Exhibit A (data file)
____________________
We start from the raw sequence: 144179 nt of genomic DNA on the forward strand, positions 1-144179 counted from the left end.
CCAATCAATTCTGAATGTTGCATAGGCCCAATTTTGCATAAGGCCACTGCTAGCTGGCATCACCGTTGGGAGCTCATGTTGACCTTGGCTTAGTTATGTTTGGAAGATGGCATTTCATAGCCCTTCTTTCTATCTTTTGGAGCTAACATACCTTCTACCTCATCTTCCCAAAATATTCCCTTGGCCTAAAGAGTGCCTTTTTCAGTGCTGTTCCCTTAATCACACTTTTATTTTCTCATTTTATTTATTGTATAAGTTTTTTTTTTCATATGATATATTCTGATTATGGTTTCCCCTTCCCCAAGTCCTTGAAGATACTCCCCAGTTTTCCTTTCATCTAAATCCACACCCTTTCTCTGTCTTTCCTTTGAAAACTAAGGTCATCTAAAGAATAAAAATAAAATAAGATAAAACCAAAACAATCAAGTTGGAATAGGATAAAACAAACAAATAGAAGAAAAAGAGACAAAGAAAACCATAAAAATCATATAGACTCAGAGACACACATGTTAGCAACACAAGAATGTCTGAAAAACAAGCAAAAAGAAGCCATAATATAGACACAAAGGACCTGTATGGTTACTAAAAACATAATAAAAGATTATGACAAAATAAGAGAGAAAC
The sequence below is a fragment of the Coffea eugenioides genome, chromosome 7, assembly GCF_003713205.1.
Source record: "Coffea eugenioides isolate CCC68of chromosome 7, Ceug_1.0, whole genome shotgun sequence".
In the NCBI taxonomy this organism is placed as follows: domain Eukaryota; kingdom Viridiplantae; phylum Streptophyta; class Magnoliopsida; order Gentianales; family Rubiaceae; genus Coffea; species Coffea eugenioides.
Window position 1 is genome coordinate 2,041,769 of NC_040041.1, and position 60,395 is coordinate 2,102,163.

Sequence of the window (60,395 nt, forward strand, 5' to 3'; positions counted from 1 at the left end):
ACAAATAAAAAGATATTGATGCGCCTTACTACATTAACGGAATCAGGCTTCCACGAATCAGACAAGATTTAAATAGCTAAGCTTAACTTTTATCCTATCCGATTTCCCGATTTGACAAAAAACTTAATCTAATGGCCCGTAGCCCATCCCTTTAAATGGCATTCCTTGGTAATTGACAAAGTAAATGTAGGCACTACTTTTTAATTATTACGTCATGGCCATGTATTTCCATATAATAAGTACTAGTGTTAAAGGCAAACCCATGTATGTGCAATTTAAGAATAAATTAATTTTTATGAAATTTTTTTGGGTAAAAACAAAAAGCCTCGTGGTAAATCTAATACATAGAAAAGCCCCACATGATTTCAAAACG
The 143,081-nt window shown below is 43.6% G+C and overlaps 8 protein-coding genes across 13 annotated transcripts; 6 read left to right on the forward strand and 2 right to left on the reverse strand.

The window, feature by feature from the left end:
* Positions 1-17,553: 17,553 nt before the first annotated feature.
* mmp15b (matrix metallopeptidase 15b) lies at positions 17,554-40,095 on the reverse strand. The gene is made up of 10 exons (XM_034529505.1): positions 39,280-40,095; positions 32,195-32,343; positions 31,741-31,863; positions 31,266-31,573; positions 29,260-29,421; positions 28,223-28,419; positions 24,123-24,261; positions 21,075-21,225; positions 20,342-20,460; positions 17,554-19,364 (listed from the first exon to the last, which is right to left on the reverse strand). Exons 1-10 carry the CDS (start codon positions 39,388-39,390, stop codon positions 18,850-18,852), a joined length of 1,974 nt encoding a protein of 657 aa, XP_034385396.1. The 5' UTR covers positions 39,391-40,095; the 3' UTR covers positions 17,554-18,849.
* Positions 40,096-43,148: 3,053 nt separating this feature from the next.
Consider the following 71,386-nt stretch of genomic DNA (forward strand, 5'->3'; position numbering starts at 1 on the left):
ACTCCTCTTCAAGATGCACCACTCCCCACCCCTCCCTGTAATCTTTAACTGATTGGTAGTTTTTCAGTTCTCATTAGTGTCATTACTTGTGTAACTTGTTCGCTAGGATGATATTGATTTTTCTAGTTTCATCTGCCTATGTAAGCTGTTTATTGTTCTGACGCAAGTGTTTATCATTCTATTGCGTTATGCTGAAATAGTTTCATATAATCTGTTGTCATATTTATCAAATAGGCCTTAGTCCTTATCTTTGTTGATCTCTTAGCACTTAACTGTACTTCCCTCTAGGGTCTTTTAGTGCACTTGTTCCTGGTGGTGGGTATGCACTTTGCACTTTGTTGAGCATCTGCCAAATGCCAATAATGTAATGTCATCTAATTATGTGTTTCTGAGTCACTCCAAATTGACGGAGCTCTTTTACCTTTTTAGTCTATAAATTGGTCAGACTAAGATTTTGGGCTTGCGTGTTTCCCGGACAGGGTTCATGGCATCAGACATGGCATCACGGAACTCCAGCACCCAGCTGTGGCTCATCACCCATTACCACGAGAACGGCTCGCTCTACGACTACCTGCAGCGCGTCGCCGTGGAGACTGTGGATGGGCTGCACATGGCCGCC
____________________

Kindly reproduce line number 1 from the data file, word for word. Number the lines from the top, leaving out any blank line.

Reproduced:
We start from the raw sequence: 144179 nt of genomic DNA on the forward strand, positions 1-144179 counted from the left end.